Defense officials brushed off the criticism, saying Izumo will be a multifunctional warship used as an aircraft carrier only when necessary for national defense.
Chief Cabinet Secretary Yoshihide Suga said the plan is mainly for fighter pilots in case of an emergency at sea and that it "falls within the minimum necessity allowed under the constitution." He said the revised guidelines presented what Japan truly needs to protect its people and portrayed what Japan's future defense should be.
The guidelines say Japan needs to beef up its air defense capability in the Pacific, while expanding surveillance in the area. The Defense Ministry says Japan plans to purchase 105 conventional F-35s and 42 F-35Bs to replace some of its fleet of F-15s.
The big price tag for the jets - a F-35B costs about 10 billion yen ($90 million) - will drive up Japan's defense spending, which has already climbed steadily for six straight years since Abe took office at the end of 2012. Japan plans to spend 235 billion yen ($2 billion) to buy a pair of land-fixed U.S. missile defense systems, Aegis Ashore, as well as other American missile interceptors.
The Cabinet, under the guidelines, also approved a new Medium Term Defense Program requiring a record five-year defense spending of 27 trillion yen ($240 billion) beginning in 2019, up more than 2 trillion yen ($17.6 billion) from an earlier five-year defense budget.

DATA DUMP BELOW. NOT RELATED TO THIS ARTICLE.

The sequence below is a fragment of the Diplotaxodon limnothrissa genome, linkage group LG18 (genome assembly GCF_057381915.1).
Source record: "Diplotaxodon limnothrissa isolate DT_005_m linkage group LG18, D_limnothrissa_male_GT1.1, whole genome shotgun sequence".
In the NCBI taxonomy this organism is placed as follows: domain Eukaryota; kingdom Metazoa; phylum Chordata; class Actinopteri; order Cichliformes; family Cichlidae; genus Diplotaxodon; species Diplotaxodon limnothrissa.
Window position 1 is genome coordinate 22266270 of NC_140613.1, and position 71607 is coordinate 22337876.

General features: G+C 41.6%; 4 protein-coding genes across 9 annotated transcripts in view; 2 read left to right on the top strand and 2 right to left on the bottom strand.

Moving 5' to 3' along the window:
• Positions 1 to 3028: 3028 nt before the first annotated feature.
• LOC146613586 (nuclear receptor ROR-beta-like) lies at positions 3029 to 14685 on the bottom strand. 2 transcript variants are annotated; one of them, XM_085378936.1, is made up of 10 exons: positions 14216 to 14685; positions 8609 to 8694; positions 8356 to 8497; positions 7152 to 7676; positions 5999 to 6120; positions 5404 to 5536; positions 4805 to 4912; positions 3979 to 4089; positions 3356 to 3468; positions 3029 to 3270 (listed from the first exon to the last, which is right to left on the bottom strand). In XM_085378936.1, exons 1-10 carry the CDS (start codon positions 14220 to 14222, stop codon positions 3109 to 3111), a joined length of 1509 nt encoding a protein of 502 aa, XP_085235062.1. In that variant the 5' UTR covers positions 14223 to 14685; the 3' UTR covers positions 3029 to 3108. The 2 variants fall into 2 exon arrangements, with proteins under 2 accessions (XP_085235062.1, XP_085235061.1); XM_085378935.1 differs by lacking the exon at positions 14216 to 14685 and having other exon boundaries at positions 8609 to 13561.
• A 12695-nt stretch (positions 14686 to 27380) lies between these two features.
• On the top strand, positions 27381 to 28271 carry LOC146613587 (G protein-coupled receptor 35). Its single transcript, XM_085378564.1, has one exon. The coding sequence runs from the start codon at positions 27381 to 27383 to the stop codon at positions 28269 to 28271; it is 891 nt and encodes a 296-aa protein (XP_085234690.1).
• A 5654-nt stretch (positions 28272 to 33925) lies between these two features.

As Japan comes under pressure from President Donald Trump to allow more exports from the U.S., purchases of costly American weapons would be a way to reduce the U.S. trade deficit, while enhancing military cooperation between the allies. Japan's U.S. arms purchases have surged, and the Defense Ministry came under criticism by the government's Board of Audit for agreeing too easily to Washington's hefty asking price. The guidelines said Japan will seek more cost-efficient purchase of advance-capability U.S. equipment, while pushing for more joint research and development.
Buying more American weapons, however, would be a setback for Japan's fledgling defense industry and its hopes to develop its own replacement of F-2 fighter jets are uncertain. The guidelines did not mention whether the F-2 successor would be made in Japan or jointly developed.
The guidelines also called for setting up a unit specializing in space, cyberattacks and electronic warfare, while integrating the ground maritime and air forces to better coordinate operations. Japan should aim for a unified, simultaneous "multi-dimensional and unified defense capability" that breaks away from the conventional concept of ground, maritime and air defense, the guidelines said.
As the fast-aging country faces a declining population and workforce, Japan will accept more women to join the self-defense force, postpone retirement age and promote research and development of robotics and unmanned equipment, the guidelines said.
Associated Press researcher Liu Zheng in Beijing contributed to this report.